= Subscribers only. Sign in here. Subscribe here.

= Subscribers only.
Sign in here.
Subscribe here.

2008 / February | View All Issues |

February 2008

illustration

Front cover PDF

Untitled·

= Subscribers only.
Sign in here.
Subscribe here.


Letters

4-7 PDF

Letters·

= Subscribers only.
Sign in here.
Subscribe here.

Notebook

9-10, 12-13 PDF

The moral equivalent of empire·

= Subscribers only.
Sign in here.
Subscribe here.

Harper’s Index

15 PDF

Harper’s index·

= Subscribers only.
Sign in here.
Subscribe here.

Readings

17-31 PDF

[Fiction]

The compliance branch·

= Subscribers only.
Sign in here.
Subscribe here.

[illustration]

Empty bar·

= Subscribers only.
Sign in here.
Subscribe here.

[Article]

Resistance is surrender·

= Subscribers only.
Sign in here.
Subscribe here.

[illustration]

Death of Dale Earnhardt·

= Subscribers only.
Sign in here.
Subscribe here.

[Article]

Dictator’s Cut

[illustration]

Te amo Colombia·

= Subscribers only.
Sign in here.
Subscribe here.

[Fiction]

ELF-CIO

[Article]

The things they ate·

= Subscribers only.
Sign in here.
Subscribe here.

[Article]

Mein crush·

= Subscribers only.
Sign in here.
Subscribe here.

[Article]

Sense and flexibility·

= Subscribers only.
Sign in here.
Subscribe here.

[illustration]

Group Shot 3·

= Subscribers only.
Sign in here.
Subscribe here.

[Article]

Those methods were quite wrong·

= Subscribers only.
Sign in here.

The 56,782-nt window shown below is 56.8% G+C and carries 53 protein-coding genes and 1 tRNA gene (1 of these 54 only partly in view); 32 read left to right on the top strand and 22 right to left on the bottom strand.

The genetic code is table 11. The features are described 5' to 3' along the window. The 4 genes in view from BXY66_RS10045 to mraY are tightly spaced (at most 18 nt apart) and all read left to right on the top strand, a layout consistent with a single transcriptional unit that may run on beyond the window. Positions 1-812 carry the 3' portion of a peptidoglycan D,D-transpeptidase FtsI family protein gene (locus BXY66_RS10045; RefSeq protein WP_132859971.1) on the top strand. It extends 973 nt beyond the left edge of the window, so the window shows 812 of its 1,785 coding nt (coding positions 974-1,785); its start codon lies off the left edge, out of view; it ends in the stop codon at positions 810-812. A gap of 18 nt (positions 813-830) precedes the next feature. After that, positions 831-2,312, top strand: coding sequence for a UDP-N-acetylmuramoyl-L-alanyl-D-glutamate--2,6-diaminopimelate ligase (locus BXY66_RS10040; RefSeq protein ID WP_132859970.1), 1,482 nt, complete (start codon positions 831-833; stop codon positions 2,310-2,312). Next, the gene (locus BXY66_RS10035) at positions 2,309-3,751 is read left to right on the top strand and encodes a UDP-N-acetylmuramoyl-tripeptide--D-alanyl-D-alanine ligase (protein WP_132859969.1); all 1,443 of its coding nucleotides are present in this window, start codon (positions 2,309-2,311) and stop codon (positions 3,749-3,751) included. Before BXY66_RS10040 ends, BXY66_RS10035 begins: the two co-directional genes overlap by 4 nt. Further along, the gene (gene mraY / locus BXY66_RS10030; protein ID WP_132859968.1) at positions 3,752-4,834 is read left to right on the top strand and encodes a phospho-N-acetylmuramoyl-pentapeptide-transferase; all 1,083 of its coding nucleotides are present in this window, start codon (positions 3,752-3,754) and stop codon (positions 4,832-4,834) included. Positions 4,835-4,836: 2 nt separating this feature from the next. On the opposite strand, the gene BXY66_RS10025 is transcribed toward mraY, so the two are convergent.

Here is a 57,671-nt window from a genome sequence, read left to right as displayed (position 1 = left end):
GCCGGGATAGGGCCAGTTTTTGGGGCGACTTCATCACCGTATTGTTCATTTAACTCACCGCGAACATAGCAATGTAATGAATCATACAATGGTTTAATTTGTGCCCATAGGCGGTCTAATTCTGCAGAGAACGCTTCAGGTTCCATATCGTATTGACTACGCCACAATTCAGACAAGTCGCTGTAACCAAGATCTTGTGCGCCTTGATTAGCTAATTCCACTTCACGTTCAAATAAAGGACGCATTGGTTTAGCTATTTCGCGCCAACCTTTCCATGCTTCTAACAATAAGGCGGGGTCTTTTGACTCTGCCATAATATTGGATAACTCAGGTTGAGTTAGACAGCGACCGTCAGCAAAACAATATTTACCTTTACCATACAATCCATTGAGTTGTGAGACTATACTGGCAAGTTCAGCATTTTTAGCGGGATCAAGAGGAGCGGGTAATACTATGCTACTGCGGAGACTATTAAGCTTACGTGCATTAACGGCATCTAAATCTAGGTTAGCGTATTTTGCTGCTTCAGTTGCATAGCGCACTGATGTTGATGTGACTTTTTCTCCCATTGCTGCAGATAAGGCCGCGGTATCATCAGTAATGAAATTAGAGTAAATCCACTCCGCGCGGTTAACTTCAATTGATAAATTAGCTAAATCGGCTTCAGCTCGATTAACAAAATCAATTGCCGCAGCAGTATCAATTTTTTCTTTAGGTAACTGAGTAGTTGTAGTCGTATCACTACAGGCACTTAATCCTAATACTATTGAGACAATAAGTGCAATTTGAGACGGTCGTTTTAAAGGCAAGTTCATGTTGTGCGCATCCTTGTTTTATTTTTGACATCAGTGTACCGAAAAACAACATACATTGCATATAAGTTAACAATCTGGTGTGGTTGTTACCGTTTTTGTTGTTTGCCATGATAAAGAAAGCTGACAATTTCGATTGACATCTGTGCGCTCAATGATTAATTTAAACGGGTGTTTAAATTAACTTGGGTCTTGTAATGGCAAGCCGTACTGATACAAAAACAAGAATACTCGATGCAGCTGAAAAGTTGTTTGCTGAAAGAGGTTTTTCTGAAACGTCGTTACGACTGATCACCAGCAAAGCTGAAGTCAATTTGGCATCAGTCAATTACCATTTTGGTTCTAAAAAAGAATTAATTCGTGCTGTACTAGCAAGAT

Subscribe here.

[Poetry]

Patent pending·

= Subscribers only.
Sign in here.
Subscribe here.

[Fiction]

Is that you, Sister Marguerite?·

= Subscribers only.
Sign in here.
Subscribe here.

Article

46-47, 50-59 PDF

Wasteland·

= Subscribers only.
Sign in here.
Subscribe here.

A journey through the American cloaca

Article

66-74 PDF

Go before you die·

= Subscribers only.
Sign in here.
Subscribe here.

A road trip through the “new” Colombia

Fiction

75-80 PDF

Wars in distant lands·

= Subscribers only.
Sign in here.
Subscribe here.

New books

81-82 PDF

New books·

= Subscribers only.
Sign in here.
Subscribe here.

Reviews

83-84, 86-89 PDF

Too true, the art of the aphorism·

= Subscribers only.
Sign in here.
Subscribe here.

Reviews

89-92, 94 PDF

This way, not that·

= Subscribers only.
Sign in here.
Subscribe here.

Nadine Gordimer does as she pleases

Puzzle

95 PDF

Be my valentine·

= Subscribers only.
Sign in here.
Subscribe here.

Heart transplants

Findings

96 PDF

Findings·

= Subscribers only.
Sign in here.
Subscribe here.

Get access to 169 years of
Harper’s for only $23.99

United States Canada

THE CURRENT ISSUE

October 2019

FEATURED ON HARPERS.ORG

Article
Secrets and Lies·

= Subscribers only.
Sign in here.
Subscribe here.

In 1973, when Barry Singer was a fifteen-year-old student at New York’s Yeshiva University High School for Boys, the vice principal, Rabbi George Finkelstein, stopped him in a stairwell. Claiming he wanted to check his tzitzit—the strings attached to Singer’s prayer shawl—Finkelstein, Singer says, pushed the boy over the third-floor banister, in full view of his classmates, and reached down his pants. “If he’s not wearing tzitzit,” Finkelstein told the surrounding children, “he’s going over the stairs!”